“Hey, girl, are you alright?” the man asked in his gruff voice. The woman smacked his shoulder.
“What kind of question is that,” she said, shaking her head. “Of course she’s not alright. We don’t know how long she’s been with those bloodsuckers.”
I opened my mouth to say that I’d been with them a year—maybe more, I’d lost count—but no words came out. I swallowed and tried again, but I couldn’t get my vocal cords to work. I began to panic. I had been so intent on not making a sound for so long, that now I couldn’t.
“Look, she can’t even speak,” the woman said, a sympathetic tone entering her voice. I sat up, even though my aching muscles protested. I had to show them that I was alright, that they didn’t have to worry for someone they didn’t know.
“Look at her back,” the younger boy said, horror evident in his pre-pubescent voice. The older boy growled.
“I’m going to kill whoever did this,” he said angrily, his voice deeper, though not as deep as the man’s. The younger boy turned to point at where the dead vampires lay.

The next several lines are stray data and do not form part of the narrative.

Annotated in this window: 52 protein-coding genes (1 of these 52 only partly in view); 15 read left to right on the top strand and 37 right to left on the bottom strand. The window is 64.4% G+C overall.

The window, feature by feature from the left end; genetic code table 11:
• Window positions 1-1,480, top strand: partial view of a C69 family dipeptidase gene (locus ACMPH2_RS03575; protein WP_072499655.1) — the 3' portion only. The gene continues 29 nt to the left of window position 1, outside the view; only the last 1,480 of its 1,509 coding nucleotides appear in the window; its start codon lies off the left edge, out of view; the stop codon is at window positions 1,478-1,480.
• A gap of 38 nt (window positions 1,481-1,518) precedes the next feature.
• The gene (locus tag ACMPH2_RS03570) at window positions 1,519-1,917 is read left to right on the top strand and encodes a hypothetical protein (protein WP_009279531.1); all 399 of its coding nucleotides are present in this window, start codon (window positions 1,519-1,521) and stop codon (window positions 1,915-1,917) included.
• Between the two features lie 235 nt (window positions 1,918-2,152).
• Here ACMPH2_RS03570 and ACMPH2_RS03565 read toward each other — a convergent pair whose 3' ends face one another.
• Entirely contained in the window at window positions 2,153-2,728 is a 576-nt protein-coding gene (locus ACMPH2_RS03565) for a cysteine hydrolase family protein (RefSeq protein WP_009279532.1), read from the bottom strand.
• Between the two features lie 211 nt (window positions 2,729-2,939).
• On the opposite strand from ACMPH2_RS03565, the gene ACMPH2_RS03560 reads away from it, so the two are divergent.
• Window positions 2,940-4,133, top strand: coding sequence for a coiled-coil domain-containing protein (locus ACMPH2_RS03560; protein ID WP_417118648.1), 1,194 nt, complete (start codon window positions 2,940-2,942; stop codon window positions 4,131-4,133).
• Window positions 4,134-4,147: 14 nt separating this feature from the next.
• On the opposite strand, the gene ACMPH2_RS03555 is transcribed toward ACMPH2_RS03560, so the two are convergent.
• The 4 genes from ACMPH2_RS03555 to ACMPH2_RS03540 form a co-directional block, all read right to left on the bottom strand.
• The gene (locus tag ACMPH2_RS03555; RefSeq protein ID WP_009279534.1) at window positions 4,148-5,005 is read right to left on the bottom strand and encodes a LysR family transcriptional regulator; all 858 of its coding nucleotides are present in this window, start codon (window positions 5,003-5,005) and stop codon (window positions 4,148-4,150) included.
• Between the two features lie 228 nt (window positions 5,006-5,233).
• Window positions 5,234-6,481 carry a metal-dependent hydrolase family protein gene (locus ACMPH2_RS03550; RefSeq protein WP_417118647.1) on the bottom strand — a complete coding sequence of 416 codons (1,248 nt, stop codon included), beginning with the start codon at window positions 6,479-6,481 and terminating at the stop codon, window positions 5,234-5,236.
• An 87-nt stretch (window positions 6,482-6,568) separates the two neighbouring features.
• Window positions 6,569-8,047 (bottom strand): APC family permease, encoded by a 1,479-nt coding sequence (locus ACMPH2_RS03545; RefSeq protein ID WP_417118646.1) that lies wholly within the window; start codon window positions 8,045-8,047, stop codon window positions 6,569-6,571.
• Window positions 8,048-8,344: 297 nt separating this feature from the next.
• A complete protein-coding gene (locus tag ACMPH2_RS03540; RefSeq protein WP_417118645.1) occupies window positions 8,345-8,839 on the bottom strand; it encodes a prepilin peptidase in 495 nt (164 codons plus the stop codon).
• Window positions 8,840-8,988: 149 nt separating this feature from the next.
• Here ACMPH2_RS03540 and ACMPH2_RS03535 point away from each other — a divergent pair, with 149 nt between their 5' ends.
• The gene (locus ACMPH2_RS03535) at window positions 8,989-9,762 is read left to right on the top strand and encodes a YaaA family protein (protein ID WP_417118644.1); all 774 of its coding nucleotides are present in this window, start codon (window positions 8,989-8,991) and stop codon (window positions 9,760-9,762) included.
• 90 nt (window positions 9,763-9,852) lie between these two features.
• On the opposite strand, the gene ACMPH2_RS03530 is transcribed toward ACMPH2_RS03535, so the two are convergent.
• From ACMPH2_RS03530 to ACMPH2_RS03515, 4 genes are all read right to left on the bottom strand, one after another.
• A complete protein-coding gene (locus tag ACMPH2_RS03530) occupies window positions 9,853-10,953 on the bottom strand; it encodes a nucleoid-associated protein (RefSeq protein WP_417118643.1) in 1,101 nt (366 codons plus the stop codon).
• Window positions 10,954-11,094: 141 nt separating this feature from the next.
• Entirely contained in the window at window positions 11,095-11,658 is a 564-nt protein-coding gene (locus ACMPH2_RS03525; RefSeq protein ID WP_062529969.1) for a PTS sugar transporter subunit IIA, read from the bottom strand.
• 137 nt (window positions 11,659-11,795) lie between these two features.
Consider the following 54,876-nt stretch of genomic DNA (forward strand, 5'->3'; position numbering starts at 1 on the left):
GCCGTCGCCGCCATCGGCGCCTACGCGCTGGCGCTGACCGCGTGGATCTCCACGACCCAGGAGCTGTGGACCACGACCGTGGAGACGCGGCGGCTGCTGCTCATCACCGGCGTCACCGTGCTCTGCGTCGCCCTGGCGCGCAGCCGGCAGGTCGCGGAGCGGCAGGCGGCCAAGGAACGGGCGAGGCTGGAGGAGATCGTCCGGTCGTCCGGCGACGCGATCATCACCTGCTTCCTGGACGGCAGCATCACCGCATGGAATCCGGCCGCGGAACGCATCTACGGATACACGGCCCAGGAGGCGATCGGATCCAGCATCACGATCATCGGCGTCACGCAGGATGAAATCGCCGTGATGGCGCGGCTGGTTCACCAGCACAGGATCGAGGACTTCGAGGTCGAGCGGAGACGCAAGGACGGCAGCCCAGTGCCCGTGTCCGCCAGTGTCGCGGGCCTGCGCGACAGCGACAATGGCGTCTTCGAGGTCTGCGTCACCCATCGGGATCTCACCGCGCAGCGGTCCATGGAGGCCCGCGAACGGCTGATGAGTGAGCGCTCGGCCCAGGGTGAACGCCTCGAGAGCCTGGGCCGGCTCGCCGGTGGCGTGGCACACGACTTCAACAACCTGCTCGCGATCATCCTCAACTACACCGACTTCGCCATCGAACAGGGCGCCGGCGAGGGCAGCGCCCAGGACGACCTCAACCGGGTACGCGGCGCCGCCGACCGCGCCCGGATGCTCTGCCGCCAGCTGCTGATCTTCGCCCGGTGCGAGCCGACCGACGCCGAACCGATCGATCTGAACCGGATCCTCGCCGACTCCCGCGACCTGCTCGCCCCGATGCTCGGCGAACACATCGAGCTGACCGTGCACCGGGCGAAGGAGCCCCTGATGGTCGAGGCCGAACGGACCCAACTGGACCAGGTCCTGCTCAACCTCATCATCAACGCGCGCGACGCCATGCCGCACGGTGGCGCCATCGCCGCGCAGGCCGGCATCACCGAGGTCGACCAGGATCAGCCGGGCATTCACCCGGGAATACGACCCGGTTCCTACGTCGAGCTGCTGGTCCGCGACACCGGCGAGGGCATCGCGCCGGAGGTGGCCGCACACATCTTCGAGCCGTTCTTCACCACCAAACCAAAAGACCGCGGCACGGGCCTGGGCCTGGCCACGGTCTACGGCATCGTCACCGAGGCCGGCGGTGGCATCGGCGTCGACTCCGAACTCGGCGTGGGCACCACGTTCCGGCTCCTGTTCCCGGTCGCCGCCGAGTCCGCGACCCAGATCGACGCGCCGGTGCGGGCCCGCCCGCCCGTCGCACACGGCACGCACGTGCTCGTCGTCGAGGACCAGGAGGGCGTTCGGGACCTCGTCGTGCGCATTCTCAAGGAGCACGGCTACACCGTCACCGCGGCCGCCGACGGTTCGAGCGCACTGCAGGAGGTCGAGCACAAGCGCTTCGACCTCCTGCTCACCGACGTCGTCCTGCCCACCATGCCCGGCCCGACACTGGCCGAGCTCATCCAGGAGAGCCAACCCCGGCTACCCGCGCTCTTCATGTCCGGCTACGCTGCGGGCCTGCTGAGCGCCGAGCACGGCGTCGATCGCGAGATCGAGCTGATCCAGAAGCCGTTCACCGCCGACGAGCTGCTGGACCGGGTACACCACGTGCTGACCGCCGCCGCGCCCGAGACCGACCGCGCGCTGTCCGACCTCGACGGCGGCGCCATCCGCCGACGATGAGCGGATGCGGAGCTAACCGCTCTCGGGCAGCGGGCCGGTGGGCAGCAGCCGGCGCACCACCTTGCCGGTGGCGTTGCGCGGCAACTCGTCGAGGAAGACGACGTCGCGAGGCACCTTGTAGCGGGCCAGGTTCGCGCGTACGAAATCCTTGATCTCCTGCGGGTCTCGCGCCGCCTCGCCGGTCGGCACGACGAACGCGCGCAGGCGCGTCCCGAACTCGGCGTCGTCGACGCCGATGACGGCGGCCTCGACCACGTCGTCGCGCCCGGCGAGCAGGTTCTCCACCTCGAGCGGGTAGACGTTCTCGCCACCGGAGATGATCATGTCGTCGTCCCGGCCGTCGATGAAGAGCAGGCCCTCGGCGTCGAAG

“You already did, Jensen,” he said.
They were all talking like I wasn’t there, like I couldn’t hear them. I might not have been able to speak anymore, but I could hear them. I climbed to my feet as best I could with weak muscles, and turned to stare at the dead bodies strewn in pieces across the grass. After a moment, I spat in their direction. Good riddance. Then I turned and stumbled into the older boy’s arms and began to sob into his chest.
It was the only sound I could make, and I felt like I needed to cry. I hadn’t cried in a long time, not even when my parents had died. I had needed to be strong while in the clutches of the vampires, but now that they were dead and a pair of strong, warm arms were wrapped around my small, malnourished shoulders I felt like I could finally cry.
“Let’s get her to the car,” the man said, and I felt the woman’s hands touching my shoulder, trying to led me away from the boy and towards whatever vehicle they had brought. I held on tight to the boy’s shirt, sobbing harder. I didn’t want him to let go. I was afraid that if he let go, or if I left his arms, then I wouldn’t be safe anymore. I continued to cry, getting his tee shirt wet, and finally the woman stopped trying.
“Carry her, will you?” she asked the boy, and a second later he released my shoulders to scoop me up into the air.
“Did they ever feed her?” he asked, astonishment in his voice. He probably wondered at how little I weigh. I curled up against his chest and continued to cry, knowing that I probably wouldn’t stop crying for a long time.
It felt good to cry, though. It felt good to let out all my emotions, all my sorrow that my parents were dead, all the pain the vampires had inflicted on me, all the frustration that I couldn’t fight back. So I let myself cry while he cradled me against his chest getting into the car, and after a long time, I cried myself to sleep.
End Story One